Date of Award:


Document Type:


Degree Name:

Master of Science (MS)


Nutrition, Dietetics, and Food Sciences

Department name when degree awarded

Nutrition and Food Sciences

Committee Chair(s)

Bart C. Weimer


Bart C. Weimer


Dr. McMahon


Dr. Anderson


Production of volatile sulfur compounds in cheese is associated with desirable flavors. The direct source of these compounds has been assumed to arise from the metabolism of methionine and cysteine. However, the methionine concentration in cheese rises above the amount found in casein during aging, suggesting that alternative sulfur sources are present in milk. This led us to hypothesize that lactococci may acquire sulfur from the inorganic sulfur pool of milk, in addition to methionine and cysteine, to generate volatile sulfur compounds during cheese ripening.

A turbidimetric method to determine total sulfate content in milk samples was developed. The average sulfate content of milk was determined to be ~49 mg/L ± 2.0 mg/L. The limit of detection of the test was ~2.5 mg/L in Tris buffer and ~10 mg/L in milk. Skim milk samples had significantly higher total sulfate content as compared to whole milk samples.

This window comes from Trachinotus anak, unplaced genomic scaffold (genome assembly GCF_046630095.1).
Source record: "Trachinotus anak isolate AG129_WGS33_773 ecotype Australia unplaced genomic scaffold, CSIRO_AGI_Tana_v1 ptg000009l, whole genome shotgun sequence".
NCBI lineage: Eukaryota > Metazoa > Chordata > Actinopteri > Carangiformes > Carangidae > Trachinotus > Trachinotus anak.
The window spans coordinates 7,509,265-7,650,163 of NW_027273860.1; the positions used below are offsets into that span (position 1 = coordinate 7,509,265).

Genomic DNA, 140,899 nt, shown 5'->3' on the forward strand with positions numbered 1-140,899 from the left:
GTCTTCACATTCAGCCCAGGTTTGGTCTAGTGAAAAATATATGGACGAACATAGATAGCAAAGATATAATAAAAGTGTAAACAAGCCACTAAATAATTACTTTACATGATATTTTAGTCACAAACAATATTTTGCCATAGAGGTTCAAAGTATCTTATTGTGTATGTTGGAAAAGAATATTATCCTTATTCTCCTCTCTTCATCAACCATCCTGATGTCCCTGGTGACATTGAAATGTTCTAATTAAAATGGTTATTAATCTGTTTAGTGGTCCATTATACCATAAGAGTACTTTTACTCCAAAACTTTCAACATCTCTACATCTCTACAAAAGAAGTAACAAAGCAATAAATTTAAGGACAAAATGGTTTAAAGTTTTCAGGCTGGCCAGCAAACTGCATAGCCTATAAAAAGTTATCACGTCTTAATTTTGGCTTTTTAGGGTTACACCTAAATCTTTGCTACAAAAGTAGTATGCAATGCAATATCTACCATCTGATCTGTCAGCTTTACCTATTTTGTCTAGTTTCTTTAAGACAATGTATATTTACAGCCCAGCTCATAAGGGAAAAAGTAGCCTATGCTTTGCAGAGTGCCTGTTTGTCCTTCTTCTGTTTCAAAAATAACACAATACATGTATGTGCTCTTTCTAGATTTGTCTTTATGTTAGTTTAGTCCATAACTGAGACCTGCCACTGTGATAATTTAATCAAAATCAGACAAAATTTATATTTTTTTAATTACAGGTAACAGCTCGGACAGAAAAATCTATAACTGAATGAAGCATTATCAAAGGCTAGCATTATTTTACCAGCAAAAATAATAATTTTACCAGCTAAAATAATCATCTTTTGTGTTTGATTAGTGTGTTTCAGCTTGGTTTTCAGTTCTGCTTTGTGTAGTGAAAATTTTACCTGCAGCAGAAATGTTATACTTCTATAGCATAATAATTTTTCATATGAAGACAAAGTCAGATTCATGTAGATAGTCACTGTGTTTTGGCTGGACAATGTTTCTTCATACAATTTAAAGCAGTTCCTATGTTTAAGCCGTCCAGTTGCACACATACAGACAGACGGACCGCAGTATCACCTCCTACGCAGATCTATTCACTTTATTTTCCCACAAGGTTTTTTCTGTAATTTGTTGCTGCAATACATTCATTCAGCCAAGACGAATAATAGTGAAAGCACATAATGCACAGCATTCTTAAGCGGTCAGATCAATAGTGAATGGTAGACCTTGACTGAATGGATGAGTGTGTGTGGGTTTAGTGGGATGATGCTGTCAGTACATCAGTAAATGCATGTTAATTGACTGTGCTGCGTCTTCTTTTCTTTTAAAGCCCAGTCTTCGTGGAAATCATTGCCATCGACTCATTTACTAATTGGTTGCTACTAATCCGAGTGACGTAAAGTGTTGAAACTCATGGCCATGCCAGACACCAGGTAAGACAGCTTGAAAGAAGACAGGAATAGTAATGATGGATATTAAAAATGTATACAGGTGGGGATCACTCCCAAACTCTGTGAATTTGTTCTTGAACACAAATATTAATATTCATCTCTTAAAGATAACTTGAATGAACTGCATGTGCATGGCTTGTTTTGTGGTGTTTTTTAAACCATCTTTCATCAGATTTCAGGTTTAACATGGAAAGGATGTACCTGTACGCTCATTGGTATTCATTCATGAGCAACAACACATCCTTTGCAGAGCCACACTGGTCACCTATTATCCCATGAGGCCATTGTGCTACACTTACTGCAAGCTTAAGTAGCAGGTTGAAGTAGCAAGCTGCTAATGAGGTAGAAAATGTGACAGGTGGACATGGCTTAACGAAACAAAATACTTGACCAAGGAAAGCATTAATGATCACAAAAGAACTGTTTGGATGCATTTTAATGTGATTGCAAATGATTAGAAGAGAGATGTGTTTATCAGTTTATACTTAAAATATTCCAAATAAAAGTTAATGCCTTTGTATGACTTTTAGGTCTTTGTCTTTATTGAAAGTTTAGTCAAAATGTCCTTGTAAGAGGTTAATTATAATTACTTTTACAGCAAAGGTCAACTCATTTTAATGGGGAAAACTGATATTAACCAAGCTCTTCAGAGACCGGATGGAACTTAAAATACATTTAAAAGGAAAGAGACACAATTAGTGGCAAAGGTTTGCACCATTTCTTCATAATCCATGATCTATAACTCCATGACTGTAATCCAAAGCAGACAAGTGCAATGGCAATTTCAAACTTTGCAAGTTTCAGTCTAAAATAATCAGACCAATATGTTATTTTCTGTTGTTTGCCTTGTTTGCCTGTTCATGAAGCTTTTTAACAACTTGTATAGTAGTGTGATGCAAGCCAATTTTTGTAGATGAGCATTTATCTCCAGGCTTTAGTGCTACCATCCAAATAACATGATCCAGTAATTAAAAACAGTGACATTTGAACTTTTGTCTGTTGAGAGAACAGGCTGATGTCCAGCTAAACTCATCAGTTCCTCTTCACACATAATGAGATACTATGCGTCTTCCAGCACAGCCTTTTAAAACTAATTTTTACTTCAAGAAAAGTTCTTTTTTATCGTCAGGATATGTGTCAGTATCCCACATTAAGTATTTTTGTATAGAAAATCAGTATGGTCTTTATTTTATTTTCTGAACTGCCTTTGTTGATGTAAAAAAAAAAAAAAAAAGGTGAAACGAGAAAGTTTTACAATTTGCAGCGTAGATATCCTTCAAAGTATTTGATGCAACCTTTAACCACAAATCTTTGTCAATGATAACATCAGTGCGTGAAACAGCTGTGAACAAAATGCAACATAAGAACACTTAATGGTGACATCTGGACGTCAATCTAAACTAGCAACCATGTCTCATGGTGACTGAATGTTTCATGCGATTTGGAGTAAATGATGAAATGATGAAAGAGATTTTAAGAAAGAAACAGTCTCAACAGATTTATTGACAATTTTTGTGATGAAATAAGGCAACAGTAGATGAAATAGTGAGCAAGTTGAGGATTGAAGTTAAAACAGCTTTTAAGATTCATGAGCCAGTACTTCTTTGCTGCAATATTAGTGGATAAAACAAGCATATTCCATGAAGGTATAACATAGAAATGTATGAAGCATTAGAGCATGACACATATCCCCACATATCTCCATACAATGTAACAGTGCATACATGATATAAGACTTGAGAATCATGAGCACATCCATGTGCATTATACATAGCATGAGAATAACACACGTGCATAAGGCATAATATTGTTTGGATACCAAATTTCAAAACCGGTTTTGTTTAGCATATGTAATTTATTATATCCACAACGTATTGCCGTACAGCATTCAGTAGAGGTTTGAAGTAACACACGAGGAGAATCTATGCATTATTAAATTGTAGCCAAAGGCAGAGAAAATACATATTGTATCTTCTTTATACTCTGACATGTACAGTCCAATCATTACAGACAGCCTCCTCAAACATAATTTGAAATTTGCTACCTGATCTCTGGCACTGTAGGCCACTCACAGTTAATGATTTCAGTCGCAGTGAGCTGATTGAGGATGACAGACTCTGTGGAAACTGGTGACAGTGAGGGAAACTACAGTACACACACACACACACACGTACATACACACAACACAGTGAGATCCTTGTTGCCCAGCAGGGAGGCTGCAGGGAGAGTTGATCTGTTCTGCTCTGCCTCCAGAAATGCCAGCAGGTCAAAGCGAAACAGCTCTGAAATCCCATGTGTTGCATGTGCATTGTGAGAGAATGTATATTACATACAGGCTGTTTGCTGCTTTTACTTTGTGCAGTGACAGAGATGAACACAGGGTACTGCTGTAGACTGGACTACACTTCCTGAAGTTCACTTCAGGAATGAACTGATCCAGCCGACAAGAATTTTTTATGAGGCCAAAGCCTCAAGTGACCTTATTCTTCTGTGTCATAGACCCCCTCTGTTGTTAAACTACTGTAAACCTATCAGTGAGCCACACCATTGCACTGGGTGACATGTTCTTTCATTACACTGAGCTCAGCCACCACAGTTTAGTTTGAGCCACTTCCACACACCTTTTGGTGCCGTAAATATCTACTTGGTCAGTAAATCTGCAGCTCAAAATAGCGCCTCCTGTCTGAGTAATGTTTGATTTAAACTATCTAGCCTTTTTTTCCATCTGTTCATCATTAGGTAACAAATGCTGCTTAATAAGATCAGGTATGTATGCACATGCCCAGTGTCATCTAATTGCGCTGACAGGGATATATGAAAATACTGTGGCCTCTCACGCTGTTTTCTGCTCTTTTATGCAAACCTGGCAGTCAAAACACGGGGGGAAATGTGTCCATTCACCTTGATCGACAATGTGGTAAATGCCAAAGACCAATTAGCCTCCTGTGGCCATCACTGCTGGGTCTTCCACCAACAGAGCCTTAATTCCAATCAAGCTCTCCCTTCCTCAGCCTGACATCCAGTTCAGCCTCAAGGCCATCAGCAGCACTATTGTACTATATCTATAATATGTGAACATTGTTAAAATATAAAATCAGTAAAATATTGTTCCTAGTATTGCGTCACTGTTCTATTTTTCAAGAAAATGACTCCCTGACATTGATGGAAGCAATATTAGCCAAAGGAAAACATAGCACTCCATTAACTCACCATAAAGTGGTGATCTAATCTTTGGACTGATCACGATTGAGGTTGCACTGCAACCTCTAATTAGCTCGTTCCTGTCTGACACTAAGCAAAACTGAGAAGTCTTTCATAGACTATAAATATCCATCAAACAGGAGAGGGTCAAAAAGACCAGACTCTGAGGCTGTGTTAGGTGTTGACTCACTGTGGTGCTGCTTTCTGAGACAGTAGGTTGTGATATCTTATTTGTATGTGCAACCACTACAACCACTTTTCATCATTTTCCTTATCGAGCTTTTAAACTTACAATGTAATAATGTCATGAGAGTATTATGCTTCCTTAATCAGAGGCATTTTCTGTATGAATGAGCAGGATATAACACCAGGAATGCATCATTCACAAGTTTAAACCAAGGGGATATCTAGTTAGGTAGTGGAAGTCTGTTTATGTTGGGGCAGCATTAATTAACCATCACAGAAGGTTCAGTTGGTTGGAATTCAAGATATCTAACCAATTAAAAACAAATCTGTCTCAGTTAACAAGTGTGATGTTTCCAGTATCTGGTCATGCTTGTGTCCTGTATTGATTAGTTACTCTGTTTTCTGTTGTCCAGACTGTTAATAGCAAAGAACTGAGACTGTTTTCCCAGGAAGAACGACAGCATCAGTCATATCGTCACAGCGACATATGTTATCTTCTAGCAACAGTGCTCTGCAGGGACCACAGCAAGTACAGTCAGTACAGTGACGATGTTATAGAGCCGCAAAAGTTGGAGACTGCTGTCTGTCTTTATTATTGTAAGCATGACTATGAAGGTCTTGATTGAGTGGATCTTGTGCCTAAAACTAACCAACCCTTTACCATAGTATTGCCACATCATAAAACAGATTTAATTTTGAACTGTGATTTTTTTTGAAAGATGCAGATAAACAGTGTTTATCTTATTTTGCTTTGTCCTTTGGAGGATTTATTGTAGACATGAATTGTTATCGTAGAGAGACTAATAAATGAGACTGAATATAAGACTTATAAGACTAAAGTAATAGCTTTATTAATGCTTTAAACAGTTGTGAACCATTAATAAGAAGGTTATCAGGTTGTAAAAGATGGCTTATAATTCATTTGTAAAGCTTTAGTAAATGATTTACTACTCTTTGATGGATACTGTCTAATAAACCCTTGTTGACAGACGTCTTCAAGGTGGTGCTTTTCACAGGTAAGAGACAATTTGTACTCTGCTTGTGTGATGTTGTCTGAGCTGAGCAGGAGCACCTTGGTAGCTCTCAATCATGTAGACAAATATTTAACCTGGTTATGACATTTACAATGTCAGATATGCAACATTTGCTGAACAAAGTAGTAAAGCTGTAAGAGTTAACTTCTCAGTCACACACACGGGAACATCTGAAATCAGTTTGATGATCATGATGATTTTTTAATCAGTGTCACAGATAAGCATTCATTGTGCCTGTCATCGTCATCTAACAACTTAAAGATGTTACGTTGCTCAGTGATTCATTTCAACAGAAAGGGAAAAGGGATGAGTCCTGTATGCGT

Transport of sulfate by three strains of Lactococcus sp. was studied after we determined that milk had small, but measurable amounts of inorganic sulfate. A decrease in the environmental pH increased sulfate transport. The maximum transport occurred during exponential cellular growth phase. All strains tested had the ability to transport much more sulfate than is native in milk.

The last phase of study was to determine the metabolic fate of sulfate. Incorporation of radio-labeled sulfate into cellular protein was studied by two-dimensional gel-electrophoresis of crude cellular lysate followed by auto-radiography. Production of volatile sulfur compounds from inorganic sulfur was determined with analysis of the head space gas with gas chromatography and scintillation counting. The incorporation of radio-labeled sulfur from sulfate was not detected in proteins on two-dimensional gels. Detectable volatile sulfur compounds were found only in the case of gas chromatographic analysis of ML3 head space. However, radio-labeled volatile sulfur was detected in the head space of all the three strains with scintillation counting. This study defined that lactococci can fix inorganic sulfur into volatile sulfur compounds in small amounts.



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